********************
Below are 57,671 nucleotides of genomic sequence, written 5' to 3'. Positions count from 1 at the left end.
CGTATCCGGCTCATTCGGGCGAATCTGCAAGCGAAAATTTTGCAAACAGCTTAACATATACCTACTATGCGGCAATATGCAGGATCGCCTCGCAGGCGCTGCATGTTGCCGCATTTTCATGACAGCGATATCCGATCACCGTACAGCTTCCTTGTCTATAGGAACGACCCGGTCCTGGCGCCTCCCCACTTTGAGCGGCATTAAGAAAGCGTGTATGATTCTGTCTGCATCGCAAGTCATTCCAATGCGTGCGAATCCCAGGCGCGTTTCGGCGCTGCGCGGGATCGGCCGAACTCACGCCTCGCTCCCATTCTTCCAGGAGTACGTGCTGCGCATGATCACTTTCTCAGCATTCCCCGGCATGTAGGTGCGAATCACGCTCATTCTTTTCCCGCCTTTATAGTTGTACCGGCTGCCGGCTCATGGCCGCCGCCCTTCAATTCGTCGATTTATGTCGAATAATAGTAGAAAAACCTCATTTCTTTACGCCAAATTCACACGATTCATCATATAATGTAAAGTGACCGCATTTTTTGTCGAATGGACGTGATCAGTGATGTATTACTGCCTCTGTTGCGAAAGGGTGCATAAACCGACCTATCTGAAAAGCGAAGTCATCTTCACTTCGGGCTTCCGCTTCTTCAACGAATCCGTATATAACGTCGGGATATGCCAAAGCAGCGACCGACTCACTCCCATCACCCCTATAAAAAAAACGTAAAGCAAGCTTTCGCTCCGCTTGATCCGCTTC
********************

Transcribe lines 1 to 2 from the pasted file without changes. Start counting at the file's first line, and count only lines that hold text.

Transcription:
Below are 57,671 nucleotides of genomic sequence, written 5' to 3'. Positions count from 1 at the left end.
CGTATCCGGCTCATTCGGGCGAATCTGCAAGCGAAAATTTTGCAAACAGCTTAACATATACCTACTATGCGGCAATATGCAGGATCGCCTCGCAGGCGCTGCATGTTGCCGCATTTTCATGACAGCGATATCCGATCACCGTACAGCTTCCTTGTCTATAGGAACGACCCGGTCCTGGCGCCTCCCCACTTTGAGCGGCATTAAGAAAGCGTGTATGATTCTGTCTGCATCGCAAGTCATTCCAATGCGTGCGAATCCCAGGCGCGTTTCGGCGCTGCGCGGGATCGGCCGAACTCACGCCTCGCTCCCATTCTTCCAGGAGTACGTGCTGCGCATGATCACTTTCTCAGCATTCCCCGGCATGTAGGTGCGAATCACGCTCATTCTTTTCCCGCCTTTATAGTTGTACCGGCTGCCGGCTCATGGCCGCCGCCCTTCAATTCGTCGATTTATGTCGAATAATAGTAGAAAAACCTCATTTCTTTACGCCAAATTCACACGATTCATCATATAATGTAAAGTGACCGCATTTTTTGTCGAATGGACGTGATCAGTGATGTATTACTGCCTCTGTTGCGAAAGGGTGCATAAACCGACCTATCTGAAAAGCGAAGTCATCTTCACTTCGGGCTTCCGCTTCTTCAACGAATCCGTATATAACGTCGGGATATGCCAAAGCAGCGACCGACTCACTCCCATCACCCCTATAAAAAAAACGTAAAGCAAGCTTTCGCTCCGCTTGATCCGCTTC